The GTS has a pretty hardcore reputation. The German Core brand gradually gets more and more into the picture with short-line kite mega loop king Steven Akkersdijk and Joshau Emanuel being one of the major competitor in the Woo world wide leader board with a stunning 27.6m on the GTS4. To what extend can this C kite, with 3 struts and a high V-split, be getting the average kiter some more kicks out their sessions? Or is it just for a select amount of athletic dare devils that can really benefit from the GTS4?
Kites are quite vulnerable. They get a lot of beating from the sand, sun and water and get worn out quite quickly. Generally kites are replaced sooner than for example boards. What if we could protect our kites a bit better and make them last longer? Or what if we could leave our kites protected on the beach in between two sessions without deflating and pack them? Or keep an extra kite on the beach in shifting winds to make sure you can quickly change to another size.
This is exactly why the Kiteshield has been invented. The kiteshield is a cover to put over your inflated kite on the beach to protect it from UV, sand and about everything you put your kite on. But does it really work when it is windy? Does it stay on the kite even in strong winds and are we able to get it on without too much hassle? We already got one of those Kite covers and tried it. The idea is great for some purposes, but the product needs some evident changes.
Sometimes you see a kite and you think that one can be a good one for me. In other cases you think, nah that cannot be much for me. For the KSP Charger and the Phantom it was for both kites exactly the opposite of what we thought. The Charger, with 5 lines and 3 struts, is much more radical wake style than we ever thought and way above of our -and probably 90% of our readers- level. The two strutted Phantom however, is so much better than any other two strutted kite we have ever tried. It even beats a lot of other kites. And that for a price which is roughly 40% lower than most other kites.
The Roca, the follow up of the Kahoona, fits much better in the Best line up being less far away from the TS as the Kahoona used to be. For beginners till intermediate level it is a very good kite. Both the performance and quality are as a you may expect from an major brand. Good to have for a kite school and certainly for an average twin tip rider. But the users must like a low bar pressure and the soft, though very rapid power on-off kite. It can get a nervous feeling though, especially in gusty winds.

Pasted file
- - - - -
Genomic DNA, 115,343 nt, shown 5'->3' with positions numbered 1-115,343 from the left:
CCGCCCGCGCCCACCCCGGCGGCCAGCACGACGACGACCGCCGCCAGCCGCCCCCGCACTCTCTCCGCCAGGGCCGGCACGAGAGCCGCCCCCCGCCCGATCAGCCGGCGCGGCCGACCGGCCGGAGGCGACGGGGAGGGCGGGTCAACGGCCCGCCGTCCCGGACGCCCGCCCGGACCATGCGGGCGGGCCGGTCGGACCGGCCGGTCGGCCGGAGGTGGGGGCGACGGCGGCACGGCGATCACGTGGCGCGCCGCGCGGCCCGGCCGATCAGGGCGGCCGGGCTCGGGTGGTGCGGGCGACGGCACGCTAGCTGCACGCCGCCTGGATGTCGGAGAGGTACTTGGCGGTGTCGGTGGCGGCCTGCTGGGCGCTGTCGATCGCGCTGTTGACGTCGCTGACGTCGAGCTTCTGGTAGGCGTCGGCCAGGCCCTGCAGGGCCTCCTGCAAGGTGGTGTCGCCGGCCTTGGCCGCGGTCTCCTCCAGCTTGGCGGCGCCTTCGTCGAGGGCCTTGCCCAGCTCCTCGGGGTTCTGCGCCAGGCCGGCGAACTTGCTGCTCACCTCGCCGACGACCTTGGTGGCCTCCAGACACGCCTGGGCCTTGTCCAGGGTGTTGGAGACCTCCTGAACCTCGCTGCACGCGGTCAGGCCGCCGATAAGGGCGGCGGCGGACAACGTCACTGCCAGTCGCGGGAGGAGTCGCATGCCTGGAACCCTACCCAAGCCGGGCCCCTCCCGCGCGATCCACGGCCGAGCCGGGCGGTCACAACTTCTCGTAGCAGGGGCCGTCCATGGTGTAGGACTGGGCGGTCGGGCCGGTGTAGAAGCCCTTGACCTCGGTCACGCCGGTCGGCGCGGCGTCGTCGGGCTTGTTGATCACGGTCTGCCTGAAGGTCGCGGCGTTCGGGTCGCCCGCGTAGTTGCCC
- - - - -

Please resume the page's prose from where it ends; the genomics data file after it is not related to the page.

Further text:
Years before the so called game changers North Click bar or the Cabrinha fireball F-one invented a real game changer; the revolutionary multi-purpose Bandit. It has a brilliant and unique capability in the way it quickly powers and depowers by just sending the bar a few centimeter up or down. This way the Bandit gives such an easy and being-in-control, predictable feeling which made it a very popular kite. Beginners love its low bar pressure and more advanced riders will enjoy the quick, snappy behaviour and high wind usage.
But the revolution has come to an end. No wide inflate, no re-adjustable bridles, no single flag out safety, no swivel below the bar, relatively weak lines and still with damaging pulleys on the bridles. Don’t get us wrong, it is a good kite, but it clearly is lacking progress in the evolution of its design .
The Lithium pops up in the Airush kite line in between the DNA lesson kite and the more advanced and allround performance kite Union. A bit disrespectful we could say that the Lithium is a beginners kite. It will get you going with smoothed out power changes, eases better through gusty winds and doesn’t need perfect timing for jumping. But still we want to point out most of us will benefit and have fun with other -more advanced- kites really quickly.
Going big, and really big, that is what the Rebel is mainly about. It is a potential Woo leaderboard wining, super stable and powerful, yet still pretty much on-off kite that is around for 10 years. The 2017 version isn’t any much different as the previous versions. We suspect the majority of it’s (older?) fans wouldn’t like that any way. It has a long history and large group of hardcore Rebel lovers who generally are not looking for changes. And that is exactly where we want to make a point. The Rebel is the opposite of a kite which can be thrown around. The (long) shape of the kite in combination of the amount of power makes it quite unattractive to do anything else than jumping.
The German designed Spleene 2017 RS 38 twin tip has been marketed as their freeride&freestyle board. The figures of the RS 38, with 42,5 cm wide, suggest a pretty big board. Good thing is that it feels much smaller and is surprisingly alive under your feet. The Spleene RS 38 would fit a typical freeride kiter from 75 kg’s and more, who wants to be triggered to bump&jump and play around very happily. But it is not a radical wakestyle board and neither a light wind miracle.
The Dice from 2016 was one of the favourites from all our tests. Its versatility, responsive reaction and easy on-off power control makes it truly the one that makes almost everybody having the most fun on the water. The 2017 version has been changed from the 2016 at some crucial points in te canopy and struts which makes the kite feel a bit more rigid but also a bit less sweet as in 2016. Small changes, but noticeable. A bit better for direct response and aggressive riding style and it asks a bit more input than last year.
Numerous shiny, outstanding colors to style your board from the -friendly prized- new brand Encore. We took two twin tips of them out for a test, both of them containing a carbon spine with a very specific, interesting shape. Carbon isn’t an automatic choice as we learned from Alvaro Onieva and Saul Customs which makes us very curious how the Encore Inferno and Paradise perform on the water.